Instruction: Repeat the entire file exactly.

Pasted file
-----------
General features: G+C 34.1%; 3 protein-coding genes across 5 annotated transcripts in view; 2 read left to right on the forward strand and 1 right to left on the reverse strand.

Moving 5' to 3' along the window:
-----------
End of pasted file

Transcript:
General features: G+C 34.1%; 3 protein-coding genes across 5 annotated transcripts in view; 2 read left to right on the forward strand and 1 right to left on the reverse strand.

Moving 5' to 3' along the window: